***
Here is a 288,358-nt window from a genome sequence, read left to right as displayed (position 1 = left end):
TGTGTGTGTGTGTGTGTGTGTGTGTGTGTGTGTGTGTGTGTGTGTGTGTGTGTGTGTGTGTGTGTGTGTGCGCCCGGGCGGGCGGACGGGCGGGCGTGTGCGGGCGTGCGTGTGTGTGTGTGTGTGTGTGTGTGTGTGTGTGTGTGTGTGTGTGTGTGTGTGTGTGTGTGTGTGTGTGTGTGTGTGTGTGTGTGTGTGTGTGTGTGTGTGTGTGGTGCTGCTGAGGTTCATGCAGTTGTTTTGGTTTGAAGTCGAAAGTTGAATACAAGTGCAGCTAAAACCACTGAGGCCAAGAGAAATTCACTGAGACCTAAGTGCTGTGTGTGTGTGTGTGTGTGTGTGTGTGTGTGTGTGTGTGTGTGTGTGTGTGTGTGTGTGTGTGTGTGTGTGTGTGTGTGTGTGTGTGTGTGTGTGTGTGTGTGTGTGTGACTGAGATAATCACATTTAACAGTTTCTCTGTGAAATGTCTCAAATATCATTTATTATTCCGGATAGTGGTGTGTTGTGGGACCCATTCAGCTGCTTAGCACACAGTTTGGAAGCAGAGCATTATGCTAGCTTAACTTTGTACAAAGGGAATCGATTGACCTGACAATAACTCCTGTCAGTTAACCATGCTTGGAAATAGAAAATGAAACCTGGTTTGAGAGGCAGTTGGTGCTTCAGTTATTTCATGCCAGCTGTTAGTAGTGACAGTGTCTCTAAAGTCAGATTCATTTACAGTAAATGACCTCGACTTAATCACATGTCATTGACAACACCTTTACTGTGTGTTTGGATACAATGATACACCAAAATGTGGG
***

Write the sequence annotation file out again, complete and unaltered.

Here is a 288,358-nt window from a genome sequence, read left to right as displayed (position 1 = left end):
TGTGTGTGTGTGTGTGTGTGTGTGTGTGTGTGTGTGTGTGTGTGTGTGTGTGTGTGTGTGTGTGTGTGTGCGCCCGGGCGGGCGGACGGGCGGGCGTGTGCGGGCGTGCGTGTGTGTGTGTGTGTGTGTGTGTGTGTGTGTGTGTGTGTGTGTGTGTGTGTGTGTGTGTGTGTGTGTGTGTGTGTGTGTGTGTGTGTGTGTGTGTGTGTGTGTGGTGCTGCTGAGGTTCATGCAGTTGTTTTGGTTTGAAGTCGAAAGTTGAATACAAGTGCAGCTAAAACCACTGAGGCCAAGAGAAATTCACTGAGACCTAAGTGCTGTGTGTGTGTGTGTGTGTGTGTGTGTGTGTGTGTGTGTGTGTGTGTGTGTGTGTGTGTGTGTGTGTGTGTGTGTGTGTGTGTGTGTGTGTGTGTGTGTGTGTGTGTGTGACTGAGATAATCACATTTAACAGTTTCTCTGTGAAATGTCTCAAATATCATTTATTATTCCGGATAGTGGTGTGTTGTGGGACCCATTCAGCTGCTTAGCACACAGTTTGGAAGCAGAGCATTATGCTAGCTTAACTTTGTACAAAGGGAATCGATTGACCTGACAATAACTCCTGTCAGTTAACCATGCTTGGAAATAGAAAATGAAACCTGGTTTGAGAGGCAGTTGGTGCTTCAGTTATTTCATGCCAGCTGTTAGTAGTGACAGTGTCTCTAAAGTCAGATTCATTTACAGTAAATGACCTCGACTTAATCACATGTCATTGACAACACCTTTACTGTGTGTTTGGATACAATGATACACCAAAATGTGGG